• While the aims of the new legislation are understandable, there is cause for concern with regards to its effects on the evidentiary process. If a recorded statement is to be admitted as the evidence in chief it effectively means that the hearsay and opinion rules of admissibility found in the Evidence Act 1995 no longer apply (as made clear in s289I of the Criminal Procedure Act). This could be seen as unfairly prejudicial to a defendant. There would be no opportunity to cross-examine on any inconsistencies made between a written statement and the evidence in chief given in court. This could negatively impact upon a defendant’s right to a fair trial.
  • Relying on a statement taken so soon after a domestic violence incident as evidence in chief may contain a threat to the presumption of innocence that is the cornerstone of our criminal justice system. The new measures rest on an assumption that a recorded statement taken so soon after an alleged offence is a true statement that should be accepted. This assumption is prejudicial. It must be kept in mind that not all those charged with domestic violence offences are guilty, and not all statements given by a complainant are reliable or accurate. Furthermore, the emotional impact of a recorded statement, especially a video recording, could severely and unfairly disadvantage a defendant’s case. The rhetoric surrounding these new laws suggest that, rather than providing a thought-out preventative strategy, the new measures are a knee-jerk reaction to the issue of domestic violence. Interfering so intrusively with the process of a defended hearing can only do more harm than good.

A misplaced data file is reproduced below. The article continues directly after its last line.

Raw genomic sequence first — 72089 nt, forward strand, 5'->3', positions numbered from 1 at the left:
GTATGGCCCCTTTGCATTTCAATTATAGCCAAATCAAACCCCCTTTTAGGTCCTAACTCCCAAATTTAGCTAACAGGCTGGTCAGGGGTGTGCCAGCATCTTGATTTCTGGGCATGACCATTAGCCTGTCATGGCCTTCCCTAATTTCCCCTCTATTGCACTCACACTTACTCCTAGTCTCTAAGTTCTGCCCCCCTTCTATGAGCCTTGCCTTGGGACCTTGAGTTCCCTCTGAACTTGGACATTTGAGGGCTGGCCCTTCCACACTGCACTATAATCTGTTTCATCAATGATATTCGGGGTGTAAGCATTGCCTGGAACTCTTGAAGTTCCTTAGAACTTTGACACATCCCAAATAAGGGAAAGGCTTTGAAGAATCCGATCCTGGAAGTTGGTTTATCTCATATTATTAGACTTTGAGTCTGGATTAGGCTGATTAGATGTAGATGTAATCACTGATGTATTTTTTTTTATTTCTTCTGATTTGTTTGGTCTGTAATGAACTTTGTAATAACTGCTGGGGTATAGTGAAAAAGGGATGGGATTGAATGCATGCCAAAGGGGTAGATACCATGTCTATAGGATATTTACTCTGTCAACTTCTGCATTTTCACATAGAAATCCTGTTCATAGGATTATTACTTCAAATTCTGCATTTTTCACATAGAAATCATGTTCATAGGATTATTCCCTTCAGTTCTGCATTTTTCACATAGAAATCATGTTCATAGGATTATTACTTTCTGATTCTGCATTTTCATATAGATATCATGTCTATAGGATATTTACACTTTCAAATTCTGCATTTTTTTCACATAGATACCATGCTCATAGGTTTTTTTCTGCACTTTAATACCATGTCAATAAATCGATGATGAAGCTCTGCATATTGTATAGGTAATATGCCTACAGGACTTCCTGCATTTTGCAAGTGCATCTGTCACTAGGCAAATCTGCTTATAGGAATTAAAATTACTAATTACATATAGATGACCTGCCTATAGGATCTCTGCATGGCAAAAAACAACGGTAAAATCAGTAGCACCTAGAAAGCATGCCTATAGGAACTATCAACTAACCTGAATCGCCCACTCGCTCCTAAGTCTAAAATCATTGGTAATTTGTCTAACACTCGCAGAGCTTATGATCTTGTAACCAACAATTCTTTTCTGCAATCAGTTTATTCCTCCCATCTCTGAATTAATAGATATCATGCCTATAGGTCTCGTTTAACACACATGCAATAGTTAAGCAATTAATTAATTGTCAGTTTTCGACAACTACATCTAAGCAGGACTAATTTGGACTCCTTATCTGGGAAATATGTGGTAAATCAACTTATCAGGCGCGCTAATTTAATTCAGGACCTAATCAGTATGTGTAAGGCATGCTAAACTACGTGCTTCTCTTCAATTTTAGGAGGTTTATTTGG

This note was prepared by Rachel Gregory, solicitor at O’Brien Solicitors.

A Survey of Prison Conditions and Post-Prison Options

An astounding 40.3% of prisoners in Australia are back in prison within two years of release. We’ve been following The Conversation’s Beyond Prison’ series on issues relating to prison conditions and post-prison release – this blog post summarises the best insights from across the articles.